The lack of validation — bug or feature of the program (architectural defect)?

Suppose the program was not taken into account, which requires some checking. But over time it became clear that the lack of this check leads to a program error.

Is the absence of validation bug or feature of the work programme, even leading to an error?
Are there terms FOR accounting errors the concept of "architectural flaw"?

The question is how should be classified the lack of validation in systems of accounting errors.
July 8th 19 at 11:14
3 answers
July 8th 19 at 11:16
The lack of validation is a bug, not a "defect".
If it still fails - this is a serious bug. But if it leads to program crash, violate the integrity of data or allows to bypass security - this is a critical bug.

A bug is a discrepancy between the behavior of the program requirements.

Now consider two situations:

1) Requirements did not exist.
Neither in words nor on paper. Decided to drag the code and started. In this case, the question of "How to call what we drilled into the validation" will disturb the least - you need to drag.

2) the Requirements are written (or arranged) and it clearly States that validation should not be.
In this case, in the realization there is no bug - works as per requirements.
However, the requirements contradict common sense (all incoming data should be validated), so this is an error in the requirements and fix the necessary requirements, citing what problems can cause the lack of validation.
July 8th 19 at 11:18
If control is clearly described in the requirement implementation, and this control is not implemented is a gross (intentional) violation of work (essentially sabotage). Need to punish for non-compliance with the TOR developers and the entire chain of supervising employees which passed through the failed product right up to the prom. the customer's servers with all the ensuing consequences.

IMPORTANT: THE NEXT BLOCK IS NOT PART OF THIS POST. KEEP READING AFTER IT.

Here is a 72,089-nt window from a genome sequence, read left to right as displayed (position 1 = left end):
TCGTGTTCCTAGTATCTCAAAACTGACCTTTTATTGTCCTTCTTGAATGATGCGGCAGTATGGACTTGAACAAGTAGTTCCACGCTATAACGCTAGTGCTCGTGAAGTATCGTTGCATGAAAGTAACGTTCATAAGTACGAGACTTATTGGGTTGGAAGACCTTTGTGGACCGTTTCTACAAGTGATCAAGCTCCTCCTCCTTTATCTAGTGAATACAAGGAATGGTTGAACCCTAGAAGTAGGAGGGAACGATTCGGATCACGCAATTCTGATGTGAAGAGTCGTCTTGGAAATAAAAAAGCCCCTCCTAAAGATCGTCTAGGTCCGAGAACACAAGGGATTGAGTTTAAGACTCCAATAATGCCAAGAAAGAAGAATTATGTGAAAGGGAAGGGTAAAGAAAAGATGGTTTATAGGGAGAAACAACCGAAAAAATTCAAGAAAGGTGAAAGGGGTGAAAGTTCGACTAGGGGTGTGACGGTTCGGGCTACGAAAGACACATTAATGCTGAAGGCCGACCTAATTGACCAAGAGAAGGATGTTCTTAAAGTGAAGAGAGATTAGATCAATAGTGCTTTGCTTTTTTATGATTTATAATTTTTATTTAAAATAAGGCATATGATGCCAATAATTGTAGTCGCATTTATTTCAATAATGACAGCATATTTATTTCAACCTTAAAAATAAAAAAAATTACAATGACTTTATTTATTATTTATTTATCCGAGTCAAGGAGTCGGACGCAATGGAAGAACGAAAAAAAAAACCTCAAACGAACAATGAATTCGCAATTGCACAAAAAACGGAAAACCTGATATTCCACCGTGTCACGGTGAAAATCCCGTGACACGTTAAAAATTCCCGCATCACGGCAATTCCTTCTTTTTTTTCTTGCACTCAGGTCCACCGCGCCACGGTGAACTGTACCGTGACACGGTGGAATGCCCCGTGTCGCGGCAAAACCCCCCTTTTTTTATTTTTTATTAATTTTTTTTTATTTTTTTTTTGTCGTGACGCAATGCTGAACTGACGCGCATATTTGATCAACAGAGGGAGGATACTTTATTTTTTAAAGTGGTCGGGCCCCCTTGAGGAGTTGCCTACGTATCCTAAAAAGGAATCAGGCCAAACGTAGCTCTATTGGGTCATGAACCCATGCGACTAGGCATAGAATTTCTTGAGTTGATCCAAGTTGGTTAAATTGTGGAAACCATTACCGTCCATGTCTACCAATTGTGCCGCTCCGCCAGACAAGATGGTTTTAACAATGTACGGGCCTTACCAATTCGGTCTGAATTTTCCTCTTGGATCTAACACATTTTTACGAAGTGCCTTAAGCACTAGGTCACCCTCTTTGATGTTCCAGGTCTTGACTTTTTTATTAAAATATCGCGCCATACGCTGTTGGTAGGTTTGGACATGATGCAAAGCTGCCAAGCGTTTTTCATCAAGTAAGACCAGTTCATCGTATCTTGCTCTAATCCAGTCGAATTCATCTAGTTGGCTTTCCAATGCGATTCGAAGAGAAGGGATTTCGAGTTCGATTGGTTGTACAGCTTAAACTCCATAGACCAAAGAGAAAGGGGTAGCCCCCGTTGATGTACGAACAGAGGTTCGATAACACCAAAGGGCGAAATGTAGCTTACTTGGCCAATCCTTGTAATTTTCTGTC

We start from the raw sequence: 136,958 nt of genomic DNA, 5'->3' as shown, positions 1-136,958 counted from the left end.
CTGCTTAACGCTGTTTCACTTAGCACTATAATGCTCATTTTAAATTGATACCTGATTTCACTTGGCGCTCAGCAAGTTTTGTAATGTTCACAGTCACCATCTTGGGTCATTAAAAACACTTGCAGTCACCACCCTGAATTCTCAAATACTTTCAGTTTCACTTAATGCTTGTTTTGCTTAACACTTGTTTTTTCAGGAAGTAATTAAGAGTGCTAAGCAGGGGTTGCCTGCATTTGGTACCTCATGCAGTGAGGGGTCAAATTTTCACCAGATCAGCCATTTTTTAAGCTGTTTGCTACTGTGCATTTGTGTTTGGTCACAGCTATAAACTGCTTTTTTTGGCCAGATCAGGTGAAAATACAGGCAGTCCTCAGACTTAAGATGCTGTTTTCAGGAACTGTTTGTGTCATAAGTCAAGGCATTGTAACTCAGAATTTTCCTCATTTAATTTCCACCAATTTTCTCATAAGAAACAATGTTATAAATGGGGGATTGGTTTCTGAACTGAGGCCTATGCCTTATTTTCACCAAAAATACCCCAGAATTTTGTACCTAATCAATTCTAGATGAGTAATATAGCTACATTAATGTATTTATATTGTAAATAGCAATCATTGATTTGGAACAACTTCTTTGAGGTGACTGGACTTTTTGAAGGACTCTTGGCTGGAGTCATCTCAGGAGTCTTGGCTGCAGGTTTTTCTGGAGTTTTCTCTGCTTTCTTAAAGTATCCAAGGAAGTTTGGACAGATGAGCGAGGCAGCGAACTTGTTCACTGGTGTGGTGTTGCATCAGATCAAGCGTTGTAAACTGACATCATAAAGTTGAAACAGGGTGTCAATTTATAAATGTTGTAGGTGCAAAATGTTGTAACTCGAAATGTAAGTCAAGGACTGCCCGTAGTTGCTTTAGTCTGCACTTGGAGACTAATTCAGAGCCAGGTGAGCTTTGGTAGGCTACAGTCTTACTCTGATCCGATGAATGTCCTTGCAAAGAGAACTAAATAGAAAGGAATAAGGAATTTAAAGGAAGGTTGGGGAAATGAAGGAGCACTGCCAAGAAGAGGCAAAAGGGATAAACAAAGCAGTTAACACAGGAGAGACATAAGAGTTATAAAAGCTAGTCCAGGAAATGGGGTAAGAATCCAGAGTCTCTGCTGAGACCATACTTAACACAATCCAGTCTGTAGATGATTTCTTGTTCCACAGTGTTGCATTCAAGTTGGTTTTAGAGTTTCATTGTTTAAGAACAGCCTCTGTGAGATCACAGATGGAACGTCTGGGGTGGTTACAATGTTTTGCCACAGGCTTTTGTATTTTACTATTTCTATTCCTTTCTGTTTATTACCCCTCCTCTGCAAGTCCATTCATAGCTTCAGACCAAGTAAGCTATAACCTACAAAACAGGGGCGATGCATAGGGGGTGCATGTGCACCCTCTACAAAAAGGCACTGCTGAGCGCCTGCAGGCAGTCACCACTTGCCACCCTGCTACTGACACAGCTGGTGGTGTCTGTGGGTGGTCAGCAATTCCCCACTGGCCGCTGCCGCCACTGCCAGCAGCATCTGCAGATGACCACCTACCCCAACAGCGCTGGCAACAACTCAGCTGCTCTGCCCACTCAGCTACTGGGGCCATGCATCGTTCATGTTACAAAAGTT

If the customer thinks that the developer will think out the idea for him, and realizes the control, but in fact there is no control, it's just a bug, with all the consequences (2-4 cat AI). The developer is not obliged to do so, but wishes.

I have identified 4 categories:
1. Failure to comply with TK - a gross violation of the implementation of the functionality.
2. Critical - non-recoverable failure in SOFTWARE, Finance. loss and others.
3. Important - it is worth paying attention to.
4. Not significantly, but would allow to avoid many mistakes in the future or to strengthen existing controls.
July 8th 19 at 11:20
The program, under certain conditions fails. For a tester this is a bug.

For example we have not provided validation of TK, and requirements of the testers. We have the check is post-factum.
Nothing can be done. Might check the requirements - it would be possible at this stage to prevent some deficiencies that subsequently would lead to a crash.

We like this: if it can solve the problem yourself without violating existing requirements and communication protocols component, it just does it. If you need changes in the specification or elsewhere are written in separate statements on a fix, and attached to the original statement. All pretty standard.

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